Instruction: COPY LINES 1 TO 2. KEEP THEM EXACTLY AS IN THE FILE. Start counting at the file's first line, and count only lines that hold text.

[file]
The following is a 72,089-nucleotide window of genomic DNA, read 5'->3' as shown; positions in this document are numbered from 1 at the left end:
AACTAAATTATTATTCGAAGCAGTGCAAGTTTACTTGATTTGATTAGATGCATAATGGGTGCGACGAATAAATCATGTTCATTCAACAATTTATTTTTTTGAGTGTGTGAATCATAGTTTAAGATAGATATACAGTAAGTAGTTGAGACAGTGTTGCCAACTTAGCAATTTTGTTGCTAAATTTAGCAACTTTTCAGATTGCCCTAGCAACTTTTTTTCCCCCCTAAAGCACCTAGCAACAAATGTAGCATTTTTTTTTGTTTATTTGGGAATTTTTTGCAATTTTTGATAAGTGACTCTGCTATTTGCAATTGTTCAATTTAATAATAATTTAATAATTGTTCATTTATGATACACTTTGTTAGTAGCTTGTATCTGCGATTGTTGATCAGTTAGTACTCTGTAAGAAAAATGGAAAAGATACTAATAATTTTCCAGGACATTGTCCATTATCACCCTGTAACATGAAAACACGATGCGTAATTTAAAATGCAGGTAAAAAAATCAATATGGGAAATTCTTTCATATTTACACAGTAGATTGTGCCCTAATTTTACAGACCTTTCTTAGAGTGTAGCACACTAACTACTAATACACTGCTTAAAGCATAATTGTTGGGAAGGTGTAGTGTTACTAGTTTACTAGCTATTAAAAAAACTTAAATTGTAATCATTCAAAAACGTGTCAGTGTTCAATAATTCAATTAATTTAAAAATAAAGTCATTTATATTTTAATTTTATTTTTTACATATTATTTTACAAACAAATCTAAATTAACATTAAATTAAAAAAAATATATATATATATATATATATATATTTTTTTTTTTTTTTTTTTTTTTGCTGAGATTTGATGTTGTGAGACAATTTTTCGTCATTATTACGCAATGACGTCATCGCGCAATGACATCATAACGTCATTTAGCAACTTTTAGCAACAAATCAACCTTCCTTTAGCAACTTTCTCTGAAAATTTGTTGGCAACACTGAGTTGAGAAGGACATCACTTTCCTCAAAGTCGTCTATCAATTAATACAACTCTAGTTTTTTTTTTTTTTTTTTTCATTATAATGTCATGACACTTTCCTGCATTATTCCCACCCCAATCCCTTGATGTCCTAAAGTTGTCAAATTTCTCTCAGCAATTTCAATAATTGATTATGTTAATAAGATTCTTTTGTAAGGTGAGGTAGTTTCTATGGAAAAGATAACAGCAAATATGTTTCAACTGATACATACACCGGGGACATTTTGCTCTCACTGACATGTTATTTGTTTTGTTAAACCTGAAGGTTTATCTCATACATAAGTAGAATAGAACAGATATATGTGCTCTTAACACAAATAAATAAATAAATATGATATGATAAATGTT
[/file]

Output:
The following is a 72,089-nucleotide window of genomic DNA, read 5'->3' as shown; positions in this document are numbered from 1 at the left end:
AACTAAATTATTATTCGAAGCAGTGCAAGTTTACTTGATTTGATTAGATGCATAATGGGTGCGACGAATAAATCATGTTCATTCAACAATTTATTTTTTTGAGTGTGTGAATCATAGTTTAAGATAGATATACAGTAAGTAGTTGAGACAGTGTTGCCAACTTAGCAATTTTGTTGCTAAATTTAGCAACTTTTCAGATTGCCCTAGCAACTTTTTTTCCCCCCTAAAGCACCTAGCAACAAATGTAGCATTTTTTTTTGTTTATTTGGGAATTTTTTGCAATTTTTGATAAGTGACTCTGCTATTTGCAATTGTTCAATTTAATAATAATTTAATAATTGTTCATTTATGATACACTTTGTTAGTAGCTTGTATCTGCGATTGTTGATCAGTTAGTACTCTGTAAGAAAAATGGAAAAGATACTAATAATTTTCCAGGACATTGTCCATTATCACCCTGTAACATGAAAACACGATGCGTAATTTAAAATGCAGGTAAAAAAATCAATATGGGAAATTCTTTCATATTTACACAGTAGATTGTGCCCTAATTTTACAGACCTTTCTTAGAGTGTAGCACACTAACTACTAATACACTGCTTAAAGCATAATTGTTGGGAAGGTGTAGTGTTACTAGTTTACTAGCTATTAAAAAAACTTAAATTGTAATCATTCAAAAACGTGTCAGTGTTCAATAATTCAATTAATTTAAAAATAAAGTCATTTATATTTTAATTTTATTTTTTACATATTATTTTACAAACAAATCTAAATTAACATTAAATTAAAAAAAATATATATATATATATATATATATATTTTTTTTTTTTTTTTTTTTTTTGCTGAGATTTGATGTTGTGAGACAATTTTTCGTCATTATTACGCAATGACGTCATCGCGCAATGACATCATAACGTCATTTAGCAACTTTTAGCAACAAATCAACCTTCCTTTAGCAACTTTCTCTGAAAATTTGTTGGCAACACTGAGTTGAGAAGGACATCACTTTCCTCAAAGTCGTCTATCAATTAATACAACTCTAGTTTTTTTTTTTTTTTTTTTCATTATAATGTCATGACACTTTCCTGCATTATTCCCACCCCAATCCCTTGATGTCCTAAAGTTGTCAAATTTCTCTCAGCAATTTCAATAATTGATTATGTTAATAAGATTCTTTTGTAAGGTGAGGTAGTTTCTATGGAAAAGATAACAGCAAATATGTTTCAACTGATACATACACCGGGGACATTTTGCTCTCACTGACATGTTATTTGTTTTGTTAAACCTGAAGGTTTATCTCATACATAAGTAGAATAGAACAGATATATGTGCTCTTAACACAAATAAATAAATAAATATGATATGATAAATGTT